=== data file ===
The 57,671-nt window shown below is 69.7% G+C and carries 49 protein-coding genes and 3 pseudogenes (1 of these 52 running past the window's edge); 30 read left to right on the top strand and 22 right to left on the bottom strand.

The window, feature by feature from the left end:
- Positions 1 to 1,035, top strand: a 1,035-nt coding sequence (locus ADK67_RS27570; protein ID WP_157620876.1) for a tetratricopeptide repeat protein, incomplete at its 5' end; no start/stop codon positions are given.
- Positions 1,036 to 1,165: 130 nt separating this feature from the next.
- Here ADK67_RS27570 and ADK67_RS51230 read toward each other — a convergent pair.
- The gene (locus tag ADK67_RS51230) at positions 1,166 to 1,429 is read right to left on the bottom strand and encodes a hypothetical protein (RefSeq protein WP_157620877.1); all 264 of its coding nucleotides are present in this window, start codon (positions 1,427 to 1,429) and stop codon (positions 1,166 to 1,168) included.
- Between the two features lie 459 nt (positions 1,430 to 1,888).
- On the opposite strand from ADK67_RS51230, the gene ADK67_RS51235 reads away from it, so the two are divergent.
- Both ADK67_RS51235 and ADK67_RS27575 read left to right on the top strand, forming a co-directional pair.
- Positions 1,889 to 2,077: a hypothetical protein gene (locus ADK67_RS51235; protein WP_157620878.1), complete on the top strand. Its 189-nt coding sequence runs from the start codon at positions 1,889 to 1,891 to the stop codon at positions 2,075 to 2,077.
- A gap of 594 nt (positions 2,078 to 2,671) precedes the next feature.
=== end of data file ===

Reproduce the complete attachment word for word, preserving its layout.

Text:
The 57,671-nt window shown below is 69.7% G+C and carries 49 protein-coding genes and 3 pseudogenes (1 of these 52 running past the window's edge); 30 read left to right on the top strand and 22 right to left on the bottom strand.

The window, feature by feature from the left end:
- Positions 1 to 1,035, top strand: a 1,035-nt coding sequence (locus ADK67_RS27570; protein ID WP_157620876.1) for a tetratricopeptide repeat protein, incomplete at its 5' end; no start/stop codon positions are given.
- Positions 1,036 to 1,165: 130 nt separating this feature from the next.
- Here ADK67_RS27570 and ADK67_RS51230 read toward each other — a convergent pair.
- The gene (locus tag ADK67_RS51230) at positions 1,166 to 1,429 is read right to left on the bottom strand and encodes a hypothetical protein (RefSeq protein WP_157620877.1); all 264 of its coding nucleotides are present in this window, start codon (positions 1,427 to 1,429) and stop codon (positions 1,166 to 1,168) included.
- Between the two features lie 459 nt (positions 1,430 to 1,888).
- On the opposite strand from ADK67_RS51230, the gene ADK67_RS51235 reads away from it, so the two are divergent.
- Both ADK67_RS51235 and ADK67_RS27575 read left to right on the top strand, forming a co-directional pair.
- Positions 1,889 to 2,077: a hypothetical protein gene (locus ADK67_RS51235; protein WP_157620878.1), complete on the top strand. Its 189-nt coding sequence runs from the start codon at positions 1,889 to 1,891 to the stop codon at positions 2,075 to 2,077.
- A gap of 594 nt (positions 2,078 to 2,671) precedes the next feature.